Watching, though, the Philippine drama from the 50’s to today gives me a very different, and affirming, perspective. Studying and reliving history in imagination and empathy further clarifies the more visible forms of evolution.
The colonization of the Philippines must be the single most traumatic change that our people have experienced in recallable history. There must have been conflicts between tribes, there must have been some harsh or vicious “datus” mixed with many good ones in pre-Hispanic times, but in-fighting can be a normal occurrence in a society while an invasion, occupation and colonization is life-changing. And the Spanish conquest of our islands and society was truly and literally life-changing.
Colonization is out-and-out corruption. Its first purpose is to exploit using superior force, using its foreign governance for gain. Corruption did not evolve in our society, it was forced on us by the power of the sword, by the power of betrayal from a few of our own, by the use of a superimposed belief system that slept so soundly with the enemy. After its forcible imposition did the deepening of corruption happen in a warped, force-induced evolution over centuries until its acceptance became part of our daily life.
But the EDSA Revolution was as life-changing, not only as event, but a process that openly confronted the enculturation of corruption. It was a people’s expression of a collective desire to change. Considering the force of EDSA I versus the accumulated pattern of corruption that began with government itself, foreign as it may have been, obviously a few days of a peaceful revolt were not enough. They were not meant to be. They were meant to begin a new era, and they are doing so.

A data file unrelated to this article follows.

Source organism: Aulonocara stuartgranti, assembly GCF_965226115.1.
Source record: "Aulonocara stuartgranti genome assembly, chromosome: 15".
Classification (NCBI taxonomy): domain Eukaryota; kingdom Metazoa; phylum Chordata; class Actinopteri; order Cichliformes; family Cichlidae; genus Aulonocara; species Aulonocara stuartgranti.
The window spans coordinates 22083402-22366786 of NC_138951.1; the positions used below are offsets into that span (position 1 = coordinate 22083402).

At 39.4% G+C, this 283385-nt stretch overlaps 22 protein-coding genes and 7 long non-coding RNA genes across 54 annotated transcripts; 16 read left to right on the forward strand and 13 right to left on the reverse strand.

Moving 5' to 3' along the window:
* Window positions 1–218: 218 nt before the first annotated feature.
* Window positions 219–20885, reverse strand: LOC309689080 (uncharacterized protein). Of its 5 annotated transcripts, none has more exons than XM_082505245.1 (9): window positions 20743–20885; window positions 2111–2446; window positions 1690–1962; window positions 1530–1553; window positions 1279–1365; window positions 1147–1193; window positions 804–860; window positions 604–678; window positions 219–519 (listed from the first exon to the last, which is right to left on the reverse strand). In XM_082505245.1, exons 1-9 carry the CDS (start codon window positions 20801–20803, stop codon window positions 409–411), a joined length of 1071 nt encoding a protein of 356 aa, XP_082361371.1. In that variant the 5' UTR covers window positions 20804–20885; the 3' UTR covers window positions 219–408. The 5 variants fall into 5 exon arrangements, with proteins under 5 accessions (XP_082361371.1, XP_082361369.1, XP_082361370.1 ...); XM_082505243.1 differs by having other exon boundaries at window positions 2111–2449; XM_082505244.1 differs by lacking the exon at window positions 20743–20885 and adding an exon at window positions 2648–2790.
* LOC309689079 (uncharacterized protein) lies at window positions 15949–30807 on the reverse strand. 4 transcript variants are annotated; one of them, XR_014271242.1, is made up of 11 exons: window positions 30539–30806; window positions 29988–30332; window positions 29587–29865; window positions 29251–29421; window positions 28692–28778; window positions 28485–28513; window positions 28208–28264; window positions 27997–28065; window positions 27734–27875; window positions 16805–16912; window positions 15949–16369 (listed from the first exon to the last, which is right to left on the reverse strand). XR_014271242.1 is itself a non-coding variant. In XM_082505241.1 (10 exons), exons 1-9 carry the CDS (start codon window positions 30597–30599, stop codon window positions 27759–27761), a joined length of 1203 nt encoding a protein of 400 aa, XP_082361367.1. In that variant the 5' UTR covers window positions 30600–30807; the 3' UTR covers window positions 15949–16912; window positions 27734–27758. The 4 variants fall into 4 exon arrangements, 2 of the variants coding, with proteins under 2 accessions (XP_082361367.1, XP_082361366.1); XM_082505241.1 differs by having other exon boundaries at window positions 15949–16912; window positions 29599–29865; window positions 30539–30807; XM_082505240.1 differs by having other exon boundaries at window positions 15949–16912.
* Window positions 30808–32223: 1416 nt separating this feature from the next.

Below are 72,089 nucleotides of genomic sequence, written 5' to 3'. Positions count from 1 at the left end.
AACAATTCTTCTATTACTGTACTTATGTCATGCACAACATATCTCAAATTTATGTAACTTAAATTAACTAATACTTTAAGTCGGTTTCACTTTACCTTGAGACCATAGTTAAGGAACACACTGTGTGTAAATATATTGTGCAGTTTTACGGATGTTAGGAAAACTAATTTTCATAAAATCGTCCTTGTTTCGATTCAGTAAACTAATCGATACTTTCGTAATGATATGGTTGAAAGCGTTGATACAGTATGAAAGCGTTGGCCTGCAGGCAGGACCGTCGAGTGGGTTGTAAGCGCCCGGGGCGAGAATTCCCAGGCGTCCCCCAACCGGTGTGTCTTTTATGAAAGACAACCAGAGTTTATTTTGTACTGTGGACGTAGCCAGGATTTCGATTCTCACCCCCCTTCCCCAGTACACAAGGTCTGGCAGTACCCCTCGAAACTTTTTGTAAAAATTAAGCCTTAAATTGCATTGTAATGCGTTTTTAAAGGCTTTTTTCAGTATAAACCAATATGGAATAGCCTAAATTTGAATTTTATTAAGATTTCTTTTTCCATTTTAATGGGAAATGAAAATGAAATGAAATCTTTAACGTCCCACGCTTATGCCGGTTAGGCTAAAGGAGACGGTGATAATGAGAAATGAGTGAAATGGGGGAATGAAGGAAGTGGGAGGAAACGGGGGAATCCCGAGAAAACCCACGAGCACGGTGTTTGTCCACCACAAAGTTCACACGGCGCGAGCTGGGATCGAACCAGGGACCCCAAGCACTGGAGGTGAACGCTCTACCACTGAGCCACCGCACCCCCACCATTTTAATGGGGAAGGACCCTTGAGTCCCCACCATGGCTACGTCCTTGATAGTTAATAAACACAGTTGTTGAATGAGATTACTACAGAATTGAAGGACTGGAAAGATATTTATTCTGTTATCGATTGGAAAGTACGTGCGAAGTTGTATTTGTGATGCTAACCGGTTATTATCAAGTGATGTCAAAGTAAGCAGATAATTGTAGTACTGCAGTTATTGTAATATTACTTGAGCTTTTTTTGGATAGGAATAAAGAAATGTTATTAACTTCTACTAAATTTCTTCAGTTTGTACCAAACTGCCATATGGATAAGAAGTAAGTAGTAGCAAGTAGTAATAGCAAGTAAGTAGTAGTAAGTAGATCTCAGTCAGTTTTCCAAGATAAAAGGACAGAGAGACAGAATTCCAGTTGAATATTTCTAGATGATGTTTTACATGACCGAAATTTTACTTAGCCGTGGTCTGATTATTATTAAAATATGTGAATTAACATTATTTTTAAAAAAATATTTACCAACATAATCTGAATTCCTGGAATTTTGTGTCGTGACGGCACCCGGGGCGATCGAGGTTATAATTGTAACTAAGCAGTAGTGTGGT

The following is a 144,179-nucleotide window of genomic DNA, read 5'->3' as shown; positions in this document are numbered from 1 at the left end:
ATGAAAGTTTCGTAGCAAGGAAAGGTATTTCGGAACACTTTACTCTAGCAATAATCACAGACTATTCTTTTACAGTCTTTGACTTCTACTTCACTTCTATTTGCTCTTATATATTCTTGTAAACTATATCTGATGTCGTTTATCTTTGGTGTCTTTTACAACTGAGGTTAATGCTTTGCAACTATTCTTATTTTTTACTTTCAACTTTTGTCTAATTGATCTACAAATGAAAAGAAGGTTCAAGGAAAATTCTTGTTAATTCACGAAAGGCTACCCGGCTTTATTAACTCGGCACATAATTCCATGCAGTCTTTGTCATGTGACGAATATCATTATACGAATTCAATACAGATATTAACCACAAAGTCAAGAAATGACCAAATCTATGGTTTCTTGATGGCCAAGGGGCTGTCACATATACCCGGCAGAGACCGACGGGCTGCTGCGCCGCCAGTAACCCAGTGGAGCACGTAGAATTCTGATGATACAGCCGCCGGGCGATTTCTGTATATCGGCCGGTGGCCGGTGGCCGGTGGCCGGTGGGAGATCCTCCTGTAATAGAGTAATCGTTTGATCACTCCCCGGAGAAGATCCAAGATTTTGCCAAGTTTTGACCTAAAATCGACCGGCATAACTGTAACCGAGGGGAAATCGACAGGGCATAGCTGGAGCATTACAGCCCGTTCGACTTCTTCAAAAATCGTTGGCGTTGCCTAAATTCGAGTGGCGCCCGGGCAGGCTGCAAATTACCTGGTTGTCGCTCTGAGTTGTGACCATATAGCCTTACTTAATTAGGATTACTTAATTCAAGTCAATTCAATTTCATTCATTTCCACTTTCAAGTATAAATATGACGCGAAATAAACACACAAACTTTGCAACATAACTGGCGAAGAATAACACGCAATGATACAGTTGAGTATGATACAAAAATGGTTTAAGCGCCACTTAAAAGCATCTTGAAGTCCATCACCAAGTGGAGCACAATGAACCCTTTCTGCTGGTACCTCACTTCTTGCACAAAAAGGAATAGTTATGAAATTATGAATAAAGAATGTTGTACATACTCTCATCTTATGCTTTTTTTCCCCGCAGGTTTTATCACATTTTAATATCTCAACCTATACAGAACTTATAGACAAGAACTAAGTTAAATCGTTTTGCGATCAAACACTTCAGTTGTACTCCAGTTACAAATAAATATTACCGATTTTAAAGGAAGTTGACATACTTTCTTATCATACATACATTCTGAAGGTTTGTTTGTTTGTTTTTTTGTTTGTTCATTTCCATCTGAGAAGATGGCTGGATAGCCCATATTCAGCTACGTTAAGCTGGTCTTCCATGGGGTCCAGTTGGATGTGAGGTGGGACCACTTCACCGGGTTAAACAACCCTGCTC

The EDSA Revolution did remove a dictator. It removed another president because of corruption just 15 years later, and it prosecuting another former president today. Whenever in our history has that happened, when three presidents were taken to task because of corruption? If they were not jailed, if they did not suffer and die in prison, that does not mean Philippine society is not creating great changes. From where it was, change could not have been more dramatic.
And today, the glorious today of Philippine history, society’s and government’s courage in even considering filing plunder and graft charges in wholesale manner against high-and-mighty officials is unprecedented in a democratic setting. It is democracy struggling to defend its birthing and evolve new societal ethics for both public service and what the public must not tolerate like before. This is a victory of a people, that with peaceful means, they show a political firmness and maturity that can be proud of.
As for poverty, let me reserve another article or more for that.